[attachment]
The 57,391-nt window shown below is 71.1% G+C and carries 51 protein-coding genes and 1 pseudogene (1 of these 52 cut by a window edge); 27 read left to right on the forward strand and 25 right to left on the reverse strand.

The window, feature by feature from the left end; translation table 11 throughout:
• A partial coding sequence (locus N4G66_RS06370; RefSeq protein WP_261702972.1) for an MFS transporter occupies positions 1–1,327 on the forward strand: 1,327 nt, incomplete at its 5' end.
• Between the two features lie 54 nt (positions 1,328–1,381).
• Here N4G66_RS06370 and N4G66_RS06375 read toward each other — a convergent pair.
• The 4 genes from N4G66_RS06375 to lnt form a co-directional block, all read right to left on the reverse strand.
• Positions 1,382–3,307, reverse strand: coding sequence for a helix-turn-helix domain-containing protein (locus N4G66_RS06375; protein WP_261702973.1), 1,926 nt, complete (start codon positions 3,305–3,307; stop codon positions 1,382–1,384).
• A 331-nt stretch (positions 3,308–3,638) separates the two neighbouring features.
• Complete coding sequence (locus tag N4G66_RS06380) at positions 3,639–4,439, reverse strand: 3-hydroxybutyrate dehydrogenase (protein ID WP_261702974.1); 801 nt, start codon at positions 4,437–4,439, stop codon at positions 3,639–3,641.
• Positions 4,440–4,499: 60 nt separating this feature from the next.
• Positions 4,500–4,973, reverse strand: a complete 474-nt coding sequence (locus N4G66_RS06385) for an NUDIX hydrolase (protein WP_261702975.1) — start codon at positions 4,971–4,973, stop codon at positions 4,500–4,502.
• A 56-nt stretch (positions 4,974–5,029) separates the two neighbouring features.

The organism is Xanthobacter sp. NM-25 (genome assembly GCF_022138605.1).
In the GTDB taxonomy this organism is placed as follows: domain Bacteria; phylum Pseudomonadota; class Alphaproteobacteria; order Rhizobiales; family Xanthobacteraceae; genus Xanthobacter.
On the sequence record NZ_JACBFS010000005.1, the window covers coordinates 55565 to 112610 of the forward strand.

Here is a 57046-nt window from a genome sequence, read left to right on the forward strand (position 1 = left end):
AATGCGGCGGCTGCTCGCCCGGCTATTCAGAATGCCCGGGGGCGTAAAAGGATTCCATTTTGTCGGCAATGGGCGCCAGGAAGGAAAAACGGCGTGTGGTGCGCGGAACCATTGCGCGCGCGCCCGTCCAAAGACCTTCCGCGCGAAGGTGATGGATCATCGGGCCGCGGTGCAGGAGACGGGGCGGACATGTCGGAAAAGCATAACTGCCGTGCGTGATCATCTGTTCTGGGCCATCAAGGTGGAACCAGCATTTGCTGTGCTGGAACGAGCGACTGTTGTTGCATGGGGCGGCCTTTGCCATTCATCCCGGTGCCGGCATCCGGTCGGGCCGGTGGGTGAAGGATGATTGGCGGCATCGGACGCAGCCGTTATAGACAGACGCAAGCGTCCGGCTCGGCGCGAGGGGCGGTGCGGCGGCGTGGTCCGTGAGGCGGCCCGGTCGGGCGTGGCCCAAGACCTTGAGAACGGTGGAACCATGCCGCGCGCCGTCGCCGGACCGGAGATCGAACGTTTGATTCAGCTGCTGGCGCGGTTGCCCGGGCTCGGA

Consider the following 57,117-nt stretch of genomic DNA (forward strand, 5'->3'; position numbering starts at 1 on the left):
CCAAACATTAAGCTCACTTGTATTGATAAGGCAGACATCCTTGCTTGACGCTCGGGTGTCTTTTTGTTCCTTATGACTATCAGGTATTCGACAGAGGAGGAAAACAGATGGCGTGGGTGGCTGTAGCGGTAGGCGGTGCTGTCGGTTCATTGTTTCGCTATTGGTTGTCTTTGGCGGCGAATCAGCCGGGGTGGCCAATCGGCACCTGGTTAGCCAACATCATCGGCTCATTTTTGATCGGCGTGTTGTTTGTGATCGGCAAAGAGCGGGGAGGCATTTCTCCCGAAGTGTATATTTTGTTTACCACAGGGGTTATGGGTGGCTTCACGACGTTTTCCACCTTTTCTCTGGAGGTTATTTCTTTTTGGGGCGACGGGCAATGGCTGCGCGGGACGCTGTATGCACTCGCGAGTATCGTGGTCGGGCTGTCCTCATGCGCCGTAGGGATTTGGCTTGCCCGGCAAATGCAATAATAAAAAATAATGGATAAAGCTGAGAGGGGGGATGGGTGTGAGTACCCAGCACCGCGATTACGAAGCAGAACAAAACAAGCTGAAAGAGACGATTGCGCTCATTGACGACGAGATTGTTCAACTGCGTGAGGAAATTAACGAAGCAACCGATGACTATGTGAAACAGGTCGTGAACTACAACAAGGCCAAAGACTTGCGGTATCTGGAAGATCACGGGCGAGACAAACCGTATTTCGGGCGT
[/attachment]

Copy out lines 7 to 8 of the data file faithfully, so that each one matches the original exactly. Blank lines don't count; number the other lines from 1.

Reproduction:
• Positions 1,382–3,307, reverse strand: coding sequence for a helix-turn-helix domain-containing protein (locus N4G66_RS06375; protein WP_261702973.1), 1,926 nt, complete (start codon positions 3,305–3,307; stop codon positions 1,382–1,384).
• A 331-nt stretch (positions 3,308–3,638) separates the two neighbouring features.